Even the smallest of spaces can include a self-contained feature to bring water into the garden and extend the range of plants grown. However, water features can sometimes be difficult to maintain. When planning a garden water feature, the following factors should be considered:
Site a pond in a sheltered, sunny spot well away from deciduous tress whose fallen leaves will pollute the water in autumn. Usually informal ponds are best located in depressions or low points, never on top of a mound. Formal ponds can be located at high or low points. Streams obviously start at higher ground and run to a lower point. The start and finish of a stream should normally be hidden from view, usually with heavy plantings. Water features create a focal point in your garden and will be better appreciated where they can be seen.
The bigger the pond, the easier it will be to keep the water clear. Pools under 2x3m are most likely to be susceptible to green water. If a pond is too shallow, it will be difficult to develop a balanced ecology that will keep the water, animal and plant life in a healthy, self-sustaining condition. Ponds should be at least 35 centimetres (or 14 inches) deep.
Moving water can be used as either a fountain, waterfall or stream. Moving water will require a pump, and while that is an added expense, moving water is much easier to keep clean. It is also easier to grow fish and plants in.
• Wildlife ponds
• Pebble pools
• Wall water features
• Dry stream features
• Tub pools
• Brick or stone
• Fabric pool liner
• Waterproofing the ground
Water can be cleaned either by using chemicals, filters or by improving the biology of the pond or stream. Where persistent water quality problems exist, filtration may be the only solution. This can be achieved using two different types of filter; physical or biological. With physical filters, water is pumped through a physical barrier which filters out waste products, algae build ups and helps oxygenate the water. With biological filters, water passes through a bed containing materials such as gravel, scoria and sand. The microorganisms present in these materials break down impurities and remove them from the water.
Pond Plantation must be carefully chosen as different plants prefer different environments. For example, some prefer to have their feet wet, some to remain on the margin of a pond or some prefer to have their stems fully submerged with just the flower of the plant on the surface of the water.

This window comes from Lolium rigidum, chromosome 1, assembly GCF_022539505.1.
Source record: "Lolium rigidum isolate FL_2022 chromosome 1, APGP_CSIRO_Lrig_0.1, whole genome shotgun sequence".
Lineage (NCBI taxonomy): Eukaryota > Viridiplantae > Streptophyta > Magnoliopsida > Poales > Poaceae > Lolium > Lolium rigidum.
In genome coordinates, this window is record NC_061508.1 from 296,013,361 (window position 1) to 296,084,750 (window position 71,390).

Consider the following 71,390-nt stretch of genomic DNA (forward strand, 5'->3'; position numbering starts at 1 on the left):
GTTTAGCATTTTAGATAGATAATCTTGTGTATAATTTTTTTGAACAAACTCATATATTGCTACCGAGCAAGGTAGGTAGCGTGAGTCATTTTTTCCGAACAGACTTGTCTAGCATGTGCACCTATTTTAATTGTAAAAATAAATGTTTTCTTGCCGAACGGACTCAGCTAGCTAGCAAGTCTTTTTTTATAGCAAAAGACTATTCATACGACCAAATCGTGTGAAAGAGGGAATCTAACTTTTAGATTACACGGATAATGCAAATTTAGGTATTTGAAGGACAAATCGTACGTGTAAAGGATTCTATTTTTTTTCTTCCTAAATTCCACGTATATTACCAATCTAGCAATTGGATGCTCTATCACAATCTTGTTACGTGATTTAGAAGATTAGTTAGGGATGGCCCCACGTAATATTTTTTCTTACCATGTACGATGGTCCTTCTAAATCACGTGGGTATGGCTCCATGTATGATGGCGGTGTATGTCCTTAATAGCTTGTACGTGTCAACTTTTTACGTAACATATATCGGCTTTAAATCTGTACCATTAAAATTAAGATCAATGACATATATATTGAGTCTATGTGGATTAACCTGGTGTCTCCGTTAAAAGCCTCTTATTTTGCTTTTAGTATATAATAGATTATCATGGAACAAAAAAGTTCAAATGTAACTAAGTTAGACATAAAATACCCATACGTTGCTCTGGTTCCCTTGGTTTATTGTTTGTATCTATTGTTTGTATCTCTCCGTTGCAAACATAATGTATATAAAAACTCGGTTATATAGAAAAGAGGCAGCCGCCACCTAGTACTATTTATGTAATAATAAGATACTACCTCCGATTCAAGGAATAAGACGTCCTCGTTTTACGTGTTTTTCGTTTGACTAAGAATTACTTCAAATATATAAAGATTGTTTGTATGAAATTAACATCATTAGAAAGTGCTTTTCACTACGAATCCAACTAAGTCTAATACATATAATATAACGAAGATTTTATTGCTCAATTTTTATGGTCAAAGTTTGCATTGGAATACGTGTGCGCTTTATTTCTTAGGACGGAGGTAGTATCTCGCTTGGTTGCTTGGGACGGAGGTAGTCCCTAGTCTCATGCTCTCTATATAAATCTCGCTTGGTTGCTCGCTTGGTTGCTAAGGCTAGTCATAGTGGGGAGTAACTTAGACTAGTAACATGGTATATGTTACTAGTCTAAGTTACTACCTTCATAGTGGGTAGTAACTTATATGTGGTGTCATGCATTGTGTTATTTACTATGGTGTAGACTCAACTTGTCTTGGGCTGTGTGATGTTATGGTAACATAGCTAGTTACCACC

Even in small gardens, ponds are beautiful and ever-changing features that provide an ideal environment for moisture-loving plants and a habitat for wildlife. Most gardens only have space for a small pond but there are many different possibilities and variations that can be used when it comes to creating a pond for your own garden.
It doesn’t need to be a difficult task to build a pond but it is important to do the job properly and use quality materials. Here is a short guide to help you build a pond using flexible liner.
1. Firstly, decide upon the size and shape of the pond and mark it out using a hosepipe. To work out how much liner you will need, measure the maximum depth of the pond. Then multiply the depth by 2 and add this number to the length and the width allowing a little extra for the liner to sink. When buying liner, make sure you choose a good quality material such as butyl.
2. Dig out the shape, leaving a planting shelf of approximately 30cm deep around the edges to allow for the planting of marginals. Or, if you are looking to create a wildlife pond, give the sides a gentle slope.
3. Next, spread a layer of soft sand around the hole to prevent stones piercing the liner.
4. Spread the liner out to cover the hole and begin to fill with water. As the water level rises the liner will begin to sink under the weight so you will need to adjust the excess material to suit.
5. Hide the edges of the liner either by burying it into the ground and covering with pondside plants or alternatively you can lay paving to cover the join.
Here are a few tips to help you maintain a healthy garden pond:
• Use a fountain, waterfall or biological filter to help keep the water clean and oxygenated if you have fish.
• Use pond netting during autumn and winter to prevent dead leaves from rotting and fouling the water.
• Using Ramshorn snails will help keep the water clean by feeding on plant material and fish waste.
• If you have Canadian pondweed you will need to thin it out every few weeks or so during the summer to prevent it from choking the water.
• Remove spotty or decaying leaves of waterlillies and marginal plants otherwise they will foul the water.
• Deadhead flowering plants during summer to encourage more flowers. Leave flower heads intact if you want to attract birds into the area.
• Keep an eye out for algae and treat accordingly.
• Remove all marginal plant foliage as it fades to prevent decomposition in the water.
• Leave waterlily foliage to rot away naturally. The oily scum that appears on the water will disappear naturally.
• Just before winter sets in, remove the plants growing in containers and put them in a frost free place such as a shed or green house.
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